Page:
Campaigning for the second phase of the Chhattisgarh Assembly election is at its peak, but farmers and daily wage labourers in Mahasamund have more pressing matters on their mind: there’s severe agrarian distress in the district and work is scarce.
In Mahasamund town, a group of labourers sat outside a tea shop, waiting for someone to offer them work. They said work for them has almost dried up since Diwali and the situation is unlikely to change until after the election. Chhattisgarh voted for 18 of its 90 Assembly seats on November 12, and polling for the rest will take place on November 20.
Farmers are suffering as well. Daulat Ram Guru, a cultivator in Nayapara village, said farming has become unviable. “We are not even able to recover what we invest,” he complained.
So, this election, they want “change”. Several farmers and labourers Scroll.in spoke with across the Mahasamund constituency said they are unhappy with Raman Singh’s Bharatiya Janata Party government. “Not much has changed in the past few years,” complained Siyaram Yadav, a farmer in Sohri village. “BJP’s style of governance has reached a point of stagnation so people are seeking change.”
Indeed, the perception that the BJP government has failed to tackle the farm distress was the key reason Congress chief Rahul Gandhi’s campaign rally in Mahasamund on November 13 attracted a huge crowd.
Gandhi railed against the alleged misdeeds of BJP leaders, accusing Raman Singh and his family of corruption and constantly mentioning “Rafale scam”, only to get a muted response. He lashed out against Narendra Modi for helping “crony capitalists” such as Anil Ambani, Nirav Modi and Vijay Mallya, and still the crowd did not show much enthusiasm. Same when he talked about demonetisation, about the prime minister “snatching money from the poor, but ensuring benefits for the rich”.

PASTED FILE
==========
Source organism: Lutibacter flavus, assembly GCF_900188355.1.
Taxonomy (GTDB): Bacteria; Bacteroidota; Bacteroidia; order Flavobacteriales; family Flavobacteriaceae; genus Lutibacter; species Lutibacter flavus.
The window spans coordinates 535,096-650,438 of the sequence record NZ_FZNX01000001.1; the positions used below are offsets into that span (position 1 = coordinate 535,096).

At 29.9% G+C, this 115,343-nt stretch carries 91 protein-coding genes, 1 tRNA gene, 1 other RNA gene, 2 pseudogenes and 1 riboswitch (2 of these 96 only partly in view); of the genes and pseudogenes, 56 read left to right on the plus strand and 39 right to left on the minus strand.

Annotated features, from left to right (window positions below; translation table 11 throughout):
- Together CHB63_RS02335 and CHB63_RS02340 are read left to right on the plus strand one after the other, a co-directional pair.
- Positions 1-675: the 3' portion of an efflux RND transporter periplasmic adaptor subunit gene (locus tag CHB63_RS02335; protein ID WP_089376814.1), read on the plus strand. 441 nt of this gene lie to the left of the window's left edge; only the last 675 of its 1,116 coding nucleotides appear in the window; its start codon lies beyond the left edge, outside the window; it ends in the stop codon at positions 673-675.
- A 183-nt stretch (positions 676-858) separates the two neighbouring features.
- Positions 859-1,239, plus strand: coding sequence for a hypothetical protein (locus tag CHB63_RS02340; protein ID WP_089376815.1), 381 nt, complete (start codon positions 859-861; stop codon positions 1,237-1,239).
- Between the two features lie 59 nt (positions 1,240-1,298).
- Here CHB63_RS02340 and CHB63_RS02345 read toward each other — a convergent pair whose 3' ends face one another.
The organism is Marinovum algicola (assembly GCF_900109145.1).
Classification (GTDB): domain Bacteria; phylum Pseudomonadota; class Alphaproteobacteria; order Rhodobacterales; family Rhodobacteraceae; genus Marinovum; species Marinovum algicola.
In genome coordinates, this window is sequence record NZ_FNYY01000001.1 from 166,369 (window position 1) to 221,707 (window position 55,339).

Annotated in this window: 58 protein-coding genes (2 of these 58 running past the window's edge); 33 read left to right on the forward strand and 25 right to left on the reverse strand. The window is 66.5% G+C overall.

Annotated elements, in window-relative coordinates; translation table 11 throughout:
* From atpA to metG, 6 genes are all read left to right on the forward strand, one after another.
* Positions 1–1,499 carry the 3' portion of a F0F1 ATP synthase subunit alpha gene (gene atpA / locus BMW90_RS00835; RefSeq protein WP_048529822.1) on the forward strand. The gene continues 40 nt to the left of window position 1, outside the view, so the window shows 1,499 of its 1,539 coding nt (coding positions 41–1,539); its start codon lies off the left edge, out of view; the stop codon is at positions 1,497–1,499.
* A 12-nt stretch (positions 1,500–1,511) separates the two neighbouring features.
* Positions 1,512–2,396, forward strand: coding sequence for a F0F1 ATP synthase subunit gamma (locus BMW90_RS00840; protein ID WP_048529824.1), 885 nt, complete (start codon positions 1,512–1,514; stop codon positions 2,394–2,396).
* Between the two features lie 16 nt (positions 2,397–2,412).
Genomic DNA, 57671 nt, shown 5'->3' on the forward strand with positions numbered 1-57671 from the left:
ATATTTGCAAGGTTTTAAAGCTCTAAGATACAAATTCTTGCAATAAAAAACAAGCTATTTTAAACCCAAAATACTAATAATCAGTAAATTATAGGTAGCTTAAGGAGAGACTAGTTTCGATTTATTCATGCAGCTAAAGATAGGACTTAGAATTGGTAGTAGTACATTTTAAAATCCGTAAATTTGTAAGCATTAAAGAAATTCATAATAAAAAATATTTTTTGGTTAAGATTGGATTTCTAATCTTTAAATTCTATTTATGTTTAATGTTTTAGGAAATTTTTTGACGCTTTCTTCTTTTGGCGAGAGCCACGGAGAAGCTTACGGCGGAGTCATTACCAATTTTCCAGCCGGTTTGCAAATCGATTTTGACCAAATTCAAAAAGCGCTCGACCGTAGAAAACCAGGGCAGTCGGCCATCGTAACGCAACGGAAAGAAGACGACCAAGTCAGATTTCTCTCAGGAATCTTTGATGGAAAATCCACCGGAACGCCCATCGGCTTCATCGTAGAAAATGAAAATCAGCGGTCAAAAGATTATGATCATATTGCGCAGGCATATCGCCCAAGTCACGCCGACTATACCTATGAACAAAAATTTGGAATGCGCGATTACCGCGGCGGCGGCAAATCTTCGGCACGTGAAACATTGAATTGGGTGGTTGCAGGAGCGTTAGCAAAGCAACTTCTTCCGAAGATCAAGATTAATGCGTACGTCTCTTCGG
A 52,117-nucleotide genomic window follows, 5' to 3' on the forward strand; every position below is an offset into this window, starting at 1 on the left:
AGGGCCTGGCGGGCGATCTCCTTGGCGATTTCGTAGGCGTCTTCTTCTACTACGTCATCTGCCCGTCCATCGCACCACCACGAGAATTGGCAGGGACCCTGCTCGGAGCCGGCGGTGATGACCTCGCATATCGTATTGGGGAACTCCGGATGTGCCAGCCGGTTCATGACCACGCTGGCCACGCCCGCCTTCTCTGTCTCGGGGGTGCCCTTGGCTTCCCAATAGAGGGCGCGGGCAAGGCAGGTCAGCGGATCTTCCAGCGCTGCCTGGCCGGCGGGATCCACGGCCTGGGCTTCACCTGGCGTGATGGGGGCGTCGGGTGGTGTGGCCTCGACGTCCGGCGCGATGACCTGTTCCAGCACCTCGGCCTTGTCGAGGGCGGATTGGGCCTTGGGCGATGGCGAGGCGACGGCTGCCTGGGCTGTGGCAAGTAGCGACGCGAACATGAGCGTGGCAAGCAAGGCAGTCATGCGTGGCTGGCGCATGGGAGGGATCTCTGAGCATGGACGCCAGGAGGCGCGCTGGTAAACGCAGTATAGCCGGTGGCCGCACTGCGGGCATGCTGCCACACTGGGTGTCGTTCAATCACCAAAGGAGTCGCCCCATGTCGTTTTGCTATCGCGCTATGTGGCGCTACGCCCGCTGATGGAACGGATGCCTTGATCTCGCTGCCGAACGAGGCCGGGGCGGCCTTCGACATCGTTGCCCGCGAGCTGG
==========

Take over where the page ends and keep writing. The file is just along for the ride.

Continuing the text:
It was only when the Congress leader started speaking about the problems of farmers that the crowd responded resoundingly. “I want to tell the farmers of Chhattisgarh that the Congress will fulfil all the promises that Modi made but did not keep,” he said. “Within 10 days of coming to power, we will waive all loans of farmers in the state. For paddy, we will raise the minimum support price to Rs 2,500.”
The audience responded by shouting, “Rahul Gandhi ki jai, Congress party ki jai.”
Gandhi accused Raman Singh of betraying Chhattisgarh’s farmers by not keeping his promise to provide a minimum support price of Rs 2,100 for paddy. “He promised Rs 2,100 and gave only Rs 1,750,” the Congress chief said. “This government can waive a debt of Rs 3,50,000 crore of 15 people but not of the farmers of Chhattisgarh and India. Is this right?”
“No,” the crowd shouted.
‘We need change’
Alkeshwar Puri had come to the rally from Kamarmurha village. He said Gandhi touched a chord with him and his fellow farmers. “My debt is rising by the year,” Puri said. “Farmers have committed suicide because of mounting debts and I hope none of us have to do that. Rahul is saying they will waive off our debt. If he does, I and my family will forever vote for the Congress.”